For Californians concerned with our air and climate, this year’s elections have 3 key messages:
1) The dismal national picture makes California’s leadership more important than ever;
2) The resoundingly re-elected leadership of California’s executive and legislative branches will continue to push forward with programs to reduce pollution;
3) Huge oil company spending has a corrosive effect on democracy, but can sometimes be countered by grass-roots mobilization.
As usually happens in the 6th year of a president’s term, the opposing party made major gains in Congress. The prospects of President Obama persuading Congress to pass any meaningful legislation to slow global warming was already almost nil, so the major change will be the increased leverage gained by fossil-fuelled Senate Republicans — like Inhofe of Oklahoma, who will take the gavel of the Environment Committee from California’s excellent Barbara Boxer — in their attempts to frustrate the EPA’s proposed clean power rule and other administration plans. While Inhofe is an out-and-out climate denier, other candidates adopted a common mantra this year of “I’m not a scientist” to try to pander to the denialists without explicitly joining them.
As in 2010, the Republican wave stopped at the Sierra Nevada when it came to federal races. Votes are still be counted in 3 close House races with Democratic incumbents, but Democrats picked up an open seat, so any change in the Congressional delegation will be minimal.
Governor Brown, Senate President pro tem De Leon and Speaker Atkins were all re-elected easily, and all are committed to keeping the state on a path toward cleaner air and a more stable climate.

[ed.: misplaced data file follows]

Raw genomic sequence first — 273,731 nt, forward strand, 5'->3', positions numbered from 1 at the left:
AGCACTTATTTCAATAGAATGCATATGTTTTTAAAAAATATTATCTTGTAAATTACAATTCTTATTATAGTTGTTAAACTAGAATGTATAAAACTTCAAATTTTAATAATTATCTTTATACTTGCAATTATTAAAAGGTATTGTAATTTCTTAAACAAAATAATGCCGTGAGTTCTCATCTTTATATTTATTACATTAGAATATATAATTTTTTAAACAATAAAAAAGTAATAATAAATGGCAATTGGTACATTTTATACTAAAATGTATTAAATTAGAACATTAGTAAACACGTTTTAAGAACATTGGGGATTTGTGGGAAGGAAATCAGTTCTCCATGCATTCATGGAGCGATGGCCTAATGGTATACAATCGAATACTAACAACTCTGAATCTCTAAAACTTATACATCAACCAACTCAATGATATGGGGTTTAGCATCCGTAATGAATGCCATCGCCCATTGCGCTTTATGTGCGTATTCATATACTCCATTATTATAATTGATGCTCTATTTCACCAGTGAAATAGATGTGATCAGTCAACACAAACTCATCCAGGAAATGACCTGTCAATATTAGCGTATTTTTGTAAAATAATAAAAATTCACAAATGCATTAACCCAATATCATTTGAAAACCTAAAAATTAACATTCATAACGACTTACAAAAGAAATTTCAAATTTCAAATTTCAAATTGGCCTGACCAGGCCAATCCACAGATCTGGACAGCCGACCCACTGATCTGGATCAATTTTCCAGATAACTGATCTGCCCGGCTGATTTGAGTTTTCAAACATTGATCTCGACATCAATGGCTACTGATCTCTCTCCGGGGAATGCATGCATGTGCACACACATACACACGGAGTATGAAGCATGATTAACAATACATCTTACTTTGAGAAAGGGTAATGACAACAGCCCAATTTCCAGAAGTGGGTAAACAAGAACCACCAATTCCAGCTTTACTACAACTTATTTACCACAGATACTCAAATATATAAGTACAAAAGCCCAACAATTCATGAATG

The State Legislature saw more turnover, with Democratic incumbents (3 of them) in the Assembly falling to Republicans for the first time in 20 years. Loss of the Democrats’ 2/3 supermajority has more symbolic than substantive importance, since they rarely used it when they had it. Almost all the key bills, including the budget, pass by majority vote, so the allegiances of the members often matter more than their party labels. In some of the Democrat-versus-Democrat races caused by the top-2 run-off system (which I hate, because it magnifies the importance of special-interest spending), gobs of oil company money — often spent by front groups with innocuous-sounding names — helped to elect candidates who had placed second in June. So it remains to be seen where the new Legislature will fall, but air advocates will have our work cut out for us.
But the oilies also faced some rebuffs. Chevron’s effort to buy the Richmond City Council was rejected with vigor, as progressives countered $3 million in petro-bucks with grass-roots organizing. Let’s hope other communities respond similarly in the future.